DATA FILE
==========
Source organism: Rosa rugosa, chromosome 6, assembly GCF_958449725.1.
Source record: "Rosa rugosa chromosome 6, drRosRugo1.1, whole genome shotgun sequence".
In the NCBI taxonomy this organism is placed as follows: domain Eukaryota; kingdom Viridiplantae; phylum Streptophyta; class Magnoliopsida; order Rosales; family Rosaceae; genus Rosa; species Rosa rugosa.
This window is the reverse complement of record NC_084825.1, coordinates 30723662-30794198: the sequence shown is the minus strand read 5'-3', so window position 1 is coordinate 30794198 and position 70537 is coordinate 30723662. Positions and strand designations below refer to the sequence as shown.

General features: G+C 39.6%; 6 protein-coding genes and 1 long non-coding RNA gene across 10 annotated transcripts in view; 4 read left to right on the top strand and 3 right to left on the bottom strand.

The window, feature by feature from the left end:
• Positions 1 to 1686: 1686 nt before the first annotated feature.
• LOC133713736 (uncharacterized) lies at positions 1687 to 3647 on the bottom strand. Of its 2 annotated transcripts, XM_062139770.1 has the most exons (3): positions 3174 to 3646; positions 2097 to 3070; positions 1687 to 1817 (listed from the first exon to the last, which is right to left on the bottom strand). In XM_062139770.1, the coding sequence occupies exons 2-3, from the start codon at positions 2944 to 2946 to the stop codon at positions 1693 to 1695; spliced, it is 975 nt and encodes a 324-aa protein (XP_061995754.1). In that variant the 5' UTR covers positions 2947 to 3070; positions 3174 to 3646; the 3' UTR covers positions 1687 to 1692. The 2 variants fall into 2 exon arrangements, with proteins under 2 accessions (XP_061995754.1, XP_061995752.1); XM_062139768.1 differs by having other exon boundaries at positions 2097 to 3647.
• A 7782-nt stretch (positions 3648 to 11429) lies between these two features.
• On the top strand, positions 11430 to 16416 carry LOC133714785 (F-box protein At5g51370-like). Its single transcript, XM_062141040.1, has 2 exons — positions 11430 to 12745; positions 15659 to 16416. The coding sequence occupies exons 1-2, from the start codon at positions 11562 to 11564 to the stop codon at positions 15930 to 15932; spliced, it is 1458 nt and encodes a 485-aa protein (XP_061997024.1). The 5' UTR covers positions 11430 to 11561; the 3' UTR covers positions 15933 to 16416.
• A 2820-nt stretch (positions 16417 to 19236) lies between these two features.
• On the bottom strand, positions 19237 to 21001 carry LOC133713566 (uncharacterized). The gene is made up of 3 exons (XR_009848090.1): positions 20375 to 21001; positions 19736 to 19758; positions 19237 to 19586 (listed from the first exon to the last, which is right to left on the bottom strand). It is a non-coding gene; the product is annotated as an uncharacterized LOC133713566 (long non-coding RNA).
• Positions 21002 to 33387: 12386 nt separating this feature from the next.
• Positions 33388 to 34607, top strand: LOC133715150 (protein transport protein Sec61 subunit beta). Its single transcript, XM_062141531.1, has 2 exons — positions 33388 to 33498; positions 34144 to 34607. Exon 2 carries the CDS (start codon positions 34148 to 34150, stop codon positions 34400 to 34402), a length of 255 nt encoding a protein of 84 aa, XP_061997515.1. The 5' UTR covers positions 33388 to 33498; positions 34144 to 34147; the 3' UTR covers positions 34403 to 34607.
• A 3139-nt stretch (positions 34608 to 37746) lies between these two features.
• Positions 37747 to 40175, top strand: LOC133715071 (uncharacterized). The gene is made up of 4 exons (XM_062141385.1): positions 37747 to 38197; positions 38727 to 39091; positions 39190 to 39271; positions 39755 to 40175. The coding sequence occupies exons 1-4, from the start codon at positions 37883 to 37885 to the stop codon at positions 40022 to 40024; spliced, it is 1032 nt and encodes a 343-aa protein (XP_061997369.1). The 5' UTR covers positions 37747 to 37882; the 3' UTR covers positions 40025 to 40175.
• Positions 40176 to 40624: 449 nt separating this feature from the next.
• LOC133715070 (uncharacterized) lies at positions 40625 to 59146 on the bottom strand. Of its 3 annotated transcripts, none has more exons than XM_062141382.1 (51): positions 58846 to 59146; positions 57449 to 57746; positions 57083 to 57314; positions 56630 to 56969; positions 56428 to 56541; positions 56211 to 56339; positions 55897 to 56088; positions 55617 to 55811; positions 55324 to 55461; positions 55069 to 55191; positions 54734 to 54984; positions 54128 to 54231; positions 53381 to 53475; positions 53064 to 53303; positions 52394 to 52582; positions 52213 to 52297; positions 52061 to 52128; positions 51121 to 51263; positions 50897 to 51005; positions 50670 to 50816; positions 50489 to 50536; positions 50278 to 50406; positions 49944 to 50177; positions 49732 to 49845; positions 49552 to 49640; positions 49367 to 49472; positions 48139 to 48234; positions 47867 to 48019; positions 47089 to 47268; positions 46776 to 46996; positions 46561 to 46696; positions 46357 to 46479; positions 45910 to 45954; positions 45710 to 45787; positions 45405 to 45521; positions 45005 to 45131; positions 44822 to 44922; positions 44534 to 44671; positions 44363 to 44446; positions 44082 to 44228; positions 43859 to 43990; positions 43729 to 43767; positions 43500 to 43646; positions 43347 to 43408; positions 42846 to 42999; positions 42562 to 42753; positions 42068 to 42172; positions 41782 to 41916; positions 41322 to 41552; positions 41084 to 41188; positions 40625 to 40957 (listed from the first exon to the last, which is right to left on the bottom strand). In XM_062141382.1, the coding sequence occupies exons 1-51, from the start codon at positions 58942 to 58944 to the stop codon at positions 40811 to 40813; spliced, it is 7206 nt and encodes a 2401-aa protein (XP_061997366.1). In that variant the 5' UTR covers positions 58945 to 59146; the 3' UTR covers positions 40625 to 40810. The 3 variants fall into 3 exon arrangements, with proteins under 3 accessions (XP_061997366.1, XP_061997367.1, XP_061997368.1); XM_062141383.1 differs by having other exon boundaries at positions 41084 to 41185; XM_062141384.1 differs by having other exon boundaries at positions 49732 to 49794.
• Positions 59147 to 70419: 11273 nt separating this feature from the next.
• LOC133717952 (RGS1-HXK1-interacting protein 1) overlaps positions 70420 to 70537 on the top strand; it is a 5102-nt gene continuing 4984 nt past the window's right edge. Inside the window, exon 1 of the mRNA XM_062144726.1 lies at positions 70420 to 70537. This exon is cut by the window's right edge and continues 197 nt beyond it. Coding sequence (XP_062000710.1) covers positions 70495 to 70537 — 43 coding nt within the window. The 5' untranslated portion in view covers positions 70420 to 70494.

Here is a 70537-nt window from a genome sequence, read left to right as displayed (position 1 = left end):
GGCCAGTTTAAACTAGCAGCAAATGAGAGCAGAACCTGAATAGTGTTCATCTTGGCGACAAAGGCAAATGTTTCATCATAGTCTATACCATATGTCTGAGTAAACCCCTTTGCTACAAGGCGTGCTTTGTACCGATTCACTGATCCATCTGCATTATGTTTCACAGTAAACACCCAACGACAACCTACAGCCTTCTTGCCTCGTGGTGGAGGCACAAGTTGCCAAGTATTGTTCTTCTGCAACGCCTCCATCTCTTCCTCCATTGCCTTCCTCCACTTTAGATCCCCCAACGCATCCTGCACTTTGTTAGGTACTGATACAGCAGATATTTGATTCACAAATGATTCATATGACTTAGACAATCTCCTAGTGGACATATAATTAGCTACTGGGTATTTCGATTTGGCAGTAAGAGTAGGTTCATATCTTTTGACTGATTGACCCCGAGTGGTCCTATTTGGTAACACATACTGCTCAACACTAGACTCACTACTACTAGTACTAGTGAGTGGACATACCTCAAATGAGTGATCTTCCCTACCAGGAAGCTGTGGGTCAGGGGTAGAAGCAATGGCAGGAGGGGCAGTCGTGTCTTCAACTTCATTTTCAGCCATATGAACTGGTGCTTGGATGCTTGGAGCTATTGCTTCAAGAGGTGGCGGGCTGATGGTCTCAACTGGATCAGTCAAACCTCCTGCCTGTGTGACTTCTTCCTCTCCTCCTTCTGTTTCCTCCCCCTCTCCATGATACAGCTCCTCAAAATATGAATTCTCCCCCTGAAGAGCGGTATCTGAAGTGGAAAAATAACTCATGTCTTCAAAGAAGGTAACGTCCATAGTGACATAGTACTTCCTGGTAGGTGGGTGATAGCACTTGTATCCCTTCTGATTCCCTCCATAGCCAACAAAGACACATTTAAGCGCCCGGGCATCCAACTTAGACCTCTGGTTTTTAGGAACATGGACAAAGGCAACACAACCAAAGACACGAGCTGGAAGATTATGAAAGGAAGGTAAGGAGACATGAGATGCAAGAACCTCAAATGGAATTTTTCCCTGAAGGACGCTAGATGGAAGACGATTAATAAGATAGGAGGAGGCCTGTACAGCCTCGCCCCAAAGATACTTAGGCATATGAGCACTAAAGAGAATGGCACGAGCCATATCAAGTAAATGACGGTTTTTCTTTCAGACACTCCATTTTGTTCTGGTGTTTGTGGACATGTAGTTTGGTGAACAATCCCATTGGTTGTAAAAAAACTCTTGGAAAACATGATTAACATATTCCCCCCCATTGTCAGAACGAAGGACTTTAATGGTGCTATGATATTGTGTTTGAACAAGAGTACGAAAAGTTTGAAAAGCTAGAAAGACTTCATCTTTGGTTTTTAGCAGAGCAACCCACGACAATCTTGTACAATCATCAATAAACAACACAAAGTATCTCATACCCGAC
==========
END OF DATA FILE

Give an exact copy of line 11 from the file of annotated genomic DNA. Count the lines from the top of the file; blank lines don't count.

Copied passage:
• A 2820-nt stretch (positions 16417 to 19236) lies between these two features.